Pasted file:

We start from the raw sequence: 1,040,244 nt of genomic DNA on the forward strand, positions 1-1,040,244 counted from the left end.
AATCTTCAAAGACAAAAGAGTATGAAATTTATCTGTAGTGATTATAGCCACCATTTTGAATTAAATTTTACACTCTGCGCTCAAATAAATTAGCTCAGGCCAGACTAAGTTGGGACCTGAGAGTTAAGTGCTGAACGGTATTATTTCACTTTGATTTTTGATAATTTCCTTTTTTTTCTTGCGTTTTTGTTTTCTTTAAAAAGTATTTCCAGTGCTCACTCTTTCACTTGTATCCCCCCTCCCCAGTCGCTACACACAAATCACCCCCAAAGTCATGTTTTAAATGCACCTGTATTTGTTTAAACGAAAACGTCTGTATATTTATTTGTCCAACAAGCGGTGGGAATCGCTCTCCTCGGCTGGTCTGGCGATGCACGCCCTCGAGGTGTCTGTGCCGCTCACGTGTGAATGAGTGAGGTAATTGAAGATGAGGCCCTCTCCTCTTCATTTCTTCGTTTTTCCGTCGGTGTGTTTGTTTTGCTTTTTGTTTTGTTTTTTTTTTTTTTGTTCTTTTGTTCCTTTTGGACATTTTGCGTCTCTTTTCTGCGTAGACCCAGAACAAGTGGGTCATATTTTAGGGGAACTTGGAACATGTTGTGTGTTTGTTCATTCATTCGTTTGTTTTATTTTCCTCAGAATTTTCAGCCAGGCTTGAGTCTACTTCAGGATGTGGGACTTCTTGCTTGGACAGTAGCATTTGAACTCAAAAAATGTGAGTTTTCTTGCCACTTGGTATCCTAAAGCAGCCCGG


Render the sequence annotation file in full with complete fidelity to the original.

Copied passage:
We start from the raw sequence: 1,040,244 nt of genomic DNA on the forward strand, positions 1-1,040,244 counted from the left end.
AATCTTCAAAGACAAAAGAGTATGAAATTTATCTGTAGTGATTATAGCCACCATTTTGAATTAAATTTTACACTCTGCGCTCAAATAAATTAGCTCAGGCCAGACTAAGTTGGGACCTGAGAGTTAAGTGCTGAACGGTATTATTTCACTTTGATTTTTGATAATTTCCTTTTTTTTCTTGCGTTTTTGTTTTCTTTAAAAAGTATTTCCAGTGCTCACTCTTTCACTTGTATCCCCCCTCCCCAGTCGCTACACACAAATCACCCCCAAAGTCATGTTTTAAATGCACCTGTATTTGTTTAAACGAAAACGTCTGTATATTTATTTGTCCAACAAGCGGTGGGAATCGCTCTCCTCGGCTGGTCTGGCGATGCACGCCCTCGAGGTGTCTGTGCCGCTCACGTGTGAATGAGTGAGGTAATTGAAGATGAGGCCCTCTCCTCTTCATTTCTTCGTTTTTCCGTCGGTGTGTTTGTTTTGCTTTTTGTTTTGTTTTTTTTTTTTTTGTTCTTTTGTTCCTTTTGGACATTTTGCGTCTCTTTTCTGCGTAGACCCAGAACAAGTGGGTCATATTTTAGGGGAACTTGGAACATGTTGTGTGTTTGTTCATTCATTCGTTTGTTTTATTTTCCTCAGAATTTTCAGCCAGGCTTGAGTCTACTTCAGGATGTGGGACTTCTTGCTTGGACAGTAGCATTTGAACTCAAAAAATGTGAGTTTTCTTGCCACTTGGTATCCTAAAGCAGCCCGG